Before Thursday’s opening bell, shares of Chesapeake Energy Corp. (NYSE: CHK) traded up around 5% on better-than-expected revenue and profit for the first quarter of this year. By the time the bell rang, the stock left the gate down about 2.7% and dipped as much as 8.8% in the late morning.
The 70% gain in crude oil prices and the 35% uptick in natural gas prices were not enough to cover up for production drop-offs. Chesapeake also reported capital spending of $576 million during the quarter, well above analyst estimates of $494 million.
As for production, total hydrocarbon production (oil, natural gas, and natural gas liquids) totaled approximately 528,000 barrels a day, short of an analyst estimate of 530,000 to 536,000 barrels of oil equivalent per day. In the first quarter of 2016, daily production totaled 672,000 barrels of oil equivalent and in the fourth quarter of last year, production totaled 575,000 barrels a day.
Analysts at Jefferies also noted particularly that Chesapeake’s operating cash flow was negative for the quarter, showing that the company spent $14 million more than it took in. Cash provided by operations (a GAAP measure), however, totaled $99 million, compared with a negative total of $421 million a year ago.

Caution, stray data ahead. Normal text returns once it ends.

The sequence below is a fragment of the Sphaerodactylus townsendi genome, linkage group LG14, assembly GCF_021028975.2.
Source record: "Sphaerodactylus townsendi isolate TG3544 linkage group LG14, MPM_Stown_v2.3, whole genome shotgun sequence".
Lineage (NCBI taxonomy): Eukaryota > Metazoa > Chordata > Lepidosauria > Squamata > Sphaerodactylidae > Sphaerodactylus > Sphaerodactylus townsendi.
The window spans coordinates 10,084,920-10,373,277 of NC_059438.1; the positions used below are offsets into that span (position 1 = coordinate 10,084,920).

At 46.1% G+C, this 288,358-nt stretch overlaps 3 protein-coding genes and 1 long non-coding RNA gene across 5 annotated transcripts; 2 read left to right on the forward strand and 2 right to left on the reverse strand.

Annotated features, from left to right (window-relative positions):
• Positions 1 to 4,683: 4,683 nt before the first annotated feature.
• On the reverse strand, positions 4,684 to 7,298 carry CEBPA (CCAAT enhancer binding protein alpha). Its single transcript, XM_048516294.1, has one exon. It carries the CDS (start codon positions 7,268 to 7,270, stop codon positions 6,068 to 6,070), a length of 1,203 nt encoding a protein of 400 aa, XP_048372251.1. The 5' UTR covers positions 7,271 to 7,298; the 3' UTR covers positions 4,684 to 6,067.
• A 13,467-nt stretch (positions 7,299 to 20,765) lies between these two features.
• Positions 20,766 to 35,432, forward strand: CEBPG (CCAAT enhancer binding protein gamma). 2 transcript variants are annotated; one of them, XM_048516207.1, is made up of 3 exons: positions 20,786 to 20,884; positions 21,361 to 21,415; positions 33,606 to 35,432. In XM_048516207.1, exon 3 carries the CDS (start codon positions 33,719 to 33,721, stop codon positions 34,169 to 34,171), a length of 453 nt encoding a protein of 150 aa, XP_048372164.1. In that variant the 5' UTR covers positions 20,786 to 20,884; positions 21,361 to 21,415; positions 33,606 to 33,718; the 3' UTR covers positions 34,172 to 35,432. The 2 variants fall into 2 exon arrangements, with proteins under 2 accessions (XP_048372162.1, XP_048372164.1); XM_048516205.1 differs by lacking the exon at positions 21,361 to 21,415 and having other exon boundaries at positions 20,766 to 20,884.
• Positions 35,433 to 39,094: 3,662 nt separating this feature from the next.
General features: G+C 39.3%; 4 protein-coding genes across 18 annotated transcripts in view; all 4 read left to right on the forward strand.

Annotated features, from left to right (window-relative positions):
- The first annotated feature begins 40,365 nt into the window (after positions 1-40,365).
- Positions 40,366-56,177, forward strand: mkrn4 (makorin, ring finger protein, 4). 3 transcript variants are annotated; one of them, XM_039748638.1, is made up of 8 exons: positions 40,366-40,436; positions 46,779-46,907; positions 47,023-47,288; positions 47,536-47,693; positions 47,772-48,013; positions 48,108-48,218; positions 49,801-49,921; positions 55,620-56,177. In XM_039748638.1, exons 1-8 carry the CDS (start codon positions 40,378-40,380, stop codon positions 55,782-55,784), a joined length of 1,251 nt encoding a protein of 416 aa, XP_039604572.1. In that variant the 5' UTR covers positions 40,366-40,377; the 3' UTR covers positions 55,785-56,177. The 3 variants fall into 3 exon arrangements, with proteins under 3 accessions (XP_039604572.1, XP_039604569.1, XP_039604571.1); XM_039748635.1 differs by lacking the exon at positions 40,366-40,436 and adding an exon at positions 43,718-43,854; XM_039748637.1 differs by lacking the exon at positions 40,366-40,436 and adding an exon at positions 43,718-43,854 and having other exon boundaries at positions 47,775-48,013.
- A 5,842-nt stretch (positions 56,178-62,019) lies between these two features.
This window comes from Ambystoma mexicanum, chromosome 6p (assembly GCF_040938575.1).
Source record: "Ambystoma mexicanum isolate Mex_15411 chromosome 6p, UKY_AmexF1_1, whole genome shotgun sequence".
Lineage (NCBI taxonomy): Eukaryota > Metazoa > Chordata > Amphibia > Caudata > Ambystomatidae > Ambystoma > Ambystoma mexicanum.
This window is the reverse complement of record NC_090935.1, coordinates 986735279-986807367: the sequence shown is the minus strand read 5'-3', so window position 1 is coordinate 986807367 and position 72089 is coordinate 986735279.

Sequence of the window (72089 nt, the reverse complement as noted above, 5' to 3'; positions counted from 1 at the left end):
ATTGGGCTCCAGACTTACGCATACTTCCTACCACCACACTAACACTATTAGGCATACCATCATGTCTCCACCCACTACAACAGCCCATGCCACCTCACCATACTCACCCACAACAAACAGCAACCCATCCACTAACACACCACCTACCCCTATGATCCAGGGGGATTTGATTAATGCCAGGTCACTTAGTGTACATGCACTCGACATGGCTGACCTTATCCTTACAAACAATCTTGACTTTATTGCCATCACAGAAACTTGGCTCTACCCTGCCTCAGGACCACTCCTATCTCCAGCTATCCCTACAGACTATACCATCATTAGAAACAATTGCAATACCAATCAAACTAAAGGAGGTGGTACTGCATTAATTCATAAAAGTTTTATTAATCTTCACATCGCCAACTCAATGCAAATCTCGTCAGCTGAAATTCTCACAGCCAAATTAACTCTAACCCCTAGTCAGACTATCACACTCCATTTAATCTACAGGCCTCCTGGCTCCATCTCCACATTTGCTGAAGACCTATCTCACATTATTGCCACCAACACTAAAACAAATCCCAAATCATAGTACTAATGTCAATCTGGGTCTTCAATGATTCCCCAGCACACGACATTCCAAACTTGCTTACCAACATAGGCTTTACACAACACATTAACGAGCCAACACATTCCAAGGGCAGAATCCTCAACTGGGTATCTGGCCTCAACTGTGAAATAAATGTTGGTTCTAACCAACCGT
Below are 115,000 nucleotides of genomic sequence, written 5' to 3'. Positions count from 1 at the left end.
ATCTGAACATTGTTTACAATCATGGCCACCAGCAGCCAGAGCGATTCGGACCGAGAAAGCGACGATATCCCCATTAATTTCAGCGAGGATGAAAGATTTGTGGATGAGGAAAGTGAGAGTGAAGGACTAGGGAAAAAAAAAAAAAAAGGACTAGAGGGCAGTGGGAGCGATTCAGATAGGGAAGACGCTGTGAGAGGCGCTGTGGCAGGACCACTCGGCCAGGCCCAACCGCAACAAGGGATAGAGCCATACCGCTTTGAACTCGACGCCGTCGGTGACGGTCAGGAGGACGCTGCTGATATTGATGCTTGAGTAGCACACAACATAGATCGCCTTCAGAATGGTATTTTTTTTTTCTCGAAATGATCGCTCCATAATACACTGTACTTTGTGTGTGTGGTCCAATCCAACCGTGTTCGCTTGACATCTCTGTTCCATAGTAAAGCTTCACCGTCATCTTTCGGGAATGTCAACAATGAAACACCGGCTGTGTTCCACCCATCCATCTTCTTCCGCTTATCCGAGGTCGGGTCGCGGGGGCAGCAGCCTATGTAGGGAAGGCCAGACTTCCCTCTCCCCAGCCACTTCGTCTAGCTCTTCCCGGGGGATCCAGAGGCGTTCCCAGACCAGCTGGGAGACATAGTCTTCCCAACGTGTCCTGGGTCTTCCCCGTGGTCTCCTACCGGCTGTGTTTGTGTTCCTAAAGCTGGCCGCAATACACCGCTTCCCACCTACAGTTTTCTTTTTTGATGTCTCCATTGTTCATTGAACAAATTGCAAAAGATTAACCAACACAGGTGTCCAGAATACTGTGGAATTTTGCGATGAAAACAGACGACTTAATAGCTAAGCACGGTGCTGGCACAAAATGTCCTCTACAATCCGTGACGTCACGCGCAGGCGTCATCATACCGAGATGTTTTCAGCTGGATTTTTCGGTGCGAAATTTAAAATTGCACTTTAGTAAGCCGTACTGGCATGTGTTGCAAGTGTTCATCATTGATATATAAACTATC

The company reduced its debt by about $900 million during the quarter, primarily from $892 million in divestitures. Drilling and completion costs rose to $433 million in the quarter, up from $265 million a year ago.
Jefferies also noted that crude oil prices have fallen to lows last seen in November 2016. Now it’s even worse. Crude traded at $45.82 in the lunch hour Thursday, the first time it has broken through the $47 floor that has been in place since December, and reached a level last seen in August 2016.
Chesapeake stock is being punished, down about 9% at $5.04 in the noon hour. The stock’s 52-week range is $3.56 to $8.20, and the consensus price target is $7.17. But does the punishment fit the crime?